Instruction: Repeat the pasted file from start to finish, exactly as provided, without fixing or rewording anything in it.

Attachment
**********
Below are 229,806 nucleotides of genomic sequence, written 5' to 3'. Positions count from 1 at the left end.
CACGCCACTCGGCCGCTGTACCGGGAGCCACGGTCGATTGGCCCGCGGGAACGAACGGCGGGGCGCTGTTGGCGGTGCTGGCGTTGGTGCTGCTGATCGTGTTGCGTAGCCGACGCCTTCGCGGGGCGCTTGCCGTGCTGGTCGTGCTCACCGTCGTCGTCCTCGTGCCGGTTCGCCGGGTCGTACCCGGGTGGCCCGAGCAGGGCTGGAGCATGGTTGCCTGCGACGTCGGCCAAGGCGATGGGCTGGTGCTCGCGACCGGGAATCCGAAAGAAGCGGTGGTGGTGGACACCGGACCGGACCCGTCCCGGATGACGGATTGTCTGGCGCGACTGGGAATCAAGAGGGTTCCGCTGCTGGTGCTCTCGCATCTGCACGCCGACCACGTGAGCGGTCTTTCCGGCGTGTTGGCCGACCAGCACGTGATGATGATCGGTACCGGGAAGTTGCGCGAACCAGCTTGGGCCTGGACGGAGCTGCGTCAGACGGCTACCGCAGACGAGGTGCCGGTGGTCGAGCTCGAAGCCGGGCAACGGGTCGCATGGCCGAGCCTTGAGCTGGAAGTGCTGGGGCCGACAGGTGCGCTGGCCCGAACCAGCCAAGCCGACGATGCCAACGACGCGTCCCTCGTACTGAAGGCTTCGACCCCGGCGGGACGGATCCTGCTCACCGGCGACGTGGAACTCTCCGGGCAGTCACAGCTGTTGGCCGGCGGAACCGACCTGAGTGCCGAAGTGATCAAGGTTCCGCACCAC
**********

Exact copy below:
Below are 229,806 nucleotides of genomic sequence, written 5' to 3'. Positions count from 1 at the left end.
CACGCCACTCGGCCGCTGTACCGGGAGCCACGGTCGATTGGCCCGCGGGAACGAACGGCGGGGCGCTGTTGGCGGTGCTGGCGTTGGTGCTGCTGATCGTGTTGCGTAGCCGACGCCTTCGCGGGGCGCTTGCCGTGCTGGTCGTGCTCACCGTCGTCGTCCTCGTGCCGGTTCGCCGGGTCGTACCCGGGTGGCCCGAGCAGGGCTGGAGCATGGTTGCCTGCGACGTCGGCCAAGGCGATGGGCTGGTGCTCGCGACCGGGAATCCGAAAGAAGCGGTGGTGGTGGACACCGGACCGGACCCGTCCCGGATGACGGATTGTCTGGCGCGACTGGGAATCAAGAGGGTTCCGCTGCTGGTGCTCTCGCATCTGCACGCCGACCACGTGAGCGGTCTTTCCGGCGTGTTGGCCGACCAGCACGTGATGATGATCGGTACCGGGAAGTTGCGCGAACCAGCTTGGGCCTGGACGGAGCTGCGTCAGACGGCTACCGCAGACGAGGTGCCGGTGGTCGAGCTCGAAGCCGGGCAACGGGTCGCATGGCCGAGCCTTGAGCTGGAAGTGCTGGGGCCGACAGGTGCGCTGGCCCGAACCAGCCAAGCCGACGATGCCAACGACGCGTCCCTCGTACTGAAGGCTTCGACCCCGGCGGGACGGATCCTGCTCACCGGCGACGTGGAACTCTCCGGGCAGTCACAGCTGTTGGCCGGCGGAACCGACCTGAGTGCCGAAGTGATCAAGGTTCCGCACCAC